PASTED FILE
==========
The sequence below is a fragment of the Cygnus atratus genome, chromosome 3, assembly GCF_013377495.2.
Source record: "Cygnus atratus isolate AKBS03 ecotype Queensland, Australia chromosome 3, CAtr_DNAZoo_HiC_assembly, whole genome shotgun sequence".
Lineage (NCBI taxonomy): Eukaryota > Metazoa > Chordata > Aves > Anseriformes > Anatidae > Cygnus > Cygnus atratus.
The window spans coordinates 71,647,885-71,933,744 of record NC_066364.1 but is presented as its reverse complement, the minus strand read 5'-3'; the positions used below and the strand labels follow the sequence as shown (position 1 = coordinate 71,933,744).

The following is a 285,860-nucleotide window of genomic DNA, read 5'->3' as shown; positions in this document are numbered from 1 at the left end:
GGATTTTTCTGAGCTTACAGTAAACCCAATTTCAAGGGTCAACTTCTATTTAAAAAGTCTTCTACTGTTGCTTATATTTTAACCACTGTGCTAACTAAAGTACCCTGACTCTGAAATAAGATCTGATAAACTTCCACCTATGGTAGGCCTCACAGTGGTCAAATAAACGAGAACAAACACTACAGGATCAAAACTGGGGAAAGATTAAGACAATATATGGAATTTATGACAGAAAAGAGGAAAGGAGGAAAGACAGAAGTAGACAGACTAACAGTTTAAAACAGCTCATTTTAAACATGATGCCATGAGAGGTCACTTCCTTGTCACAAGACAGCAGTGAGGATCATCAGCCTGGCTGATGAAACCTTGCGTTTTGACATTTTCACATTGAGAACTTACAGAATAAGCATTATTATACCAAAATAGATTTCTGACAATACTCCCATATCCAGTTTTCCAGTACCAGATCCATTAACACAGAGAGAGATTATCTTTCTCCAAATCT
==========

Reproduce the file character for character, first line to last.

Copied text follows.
The sequence below is a fragment of the Cygnus atratus genome, chromosome 3, assembly GCF_013377495.2.
Source record: "Cygnus atratus isolate AKBS03 ecotype Queensland, Australia chromosome 3, CAtr_DNAZoo_HiC_assembly, whole genome shotgun sequence".
Lineage (NCBI taxonomy): Eukaryota > Metazoa > Chordata > Aves > Anseriformes > Anatidae > Cygnus > Cygnus atratus.
The window spans coordinates 71,647,885-71,933,744 of record NC_066364.1 but is presented as its reverse complement, the minus strand read 5'-3'; the positions used below and the strand labels follow the sequence as shown (position 1 = coordinate 71,933,744).

The following is a 285,860-nucleotide window of genomic DNA, read 5'->3' as shown; positions in this document are numbered from 1 at the left end:
GGATTTTTCTGAGCTTACAGTAAACCCAATTTCAAGGGTCAACTTCTATTTAAAAAGTCTTCTACTGTTGCTTATATTTTAACCACTGTGCTAACTAAAGTACCCTGACTCTGAAATAAGATCTGATAAACTTCCACCTATGGTAGGCCTCACAGTGGTCAAATAAACGAGAACAAACACTACAGGATCAAAACTGGGGAAAGATTAAGACAATATATGGAATTTATGACAGAAAAGAGGAAAGGAGGAAAGACAGAAGTAGACAGACTAACAGTTTAAAACAGCTCATTTTAAACATGATGCCATGAGAGGTCACTTCCTTGTCACAAGACAGCAGTGAGGATCATCAGCCTGGCTGATGAAACCTTGCGTTTTGACATTTTCACATTGAGAACTTACAGAATAAGCATTATTATACCAAAATAGATTTCTGACAATACTCCCATATCCAGTTTTCCAGTACCAGATCCATTAACACAGAGAGAGATTATCTTTCTCCAAATCT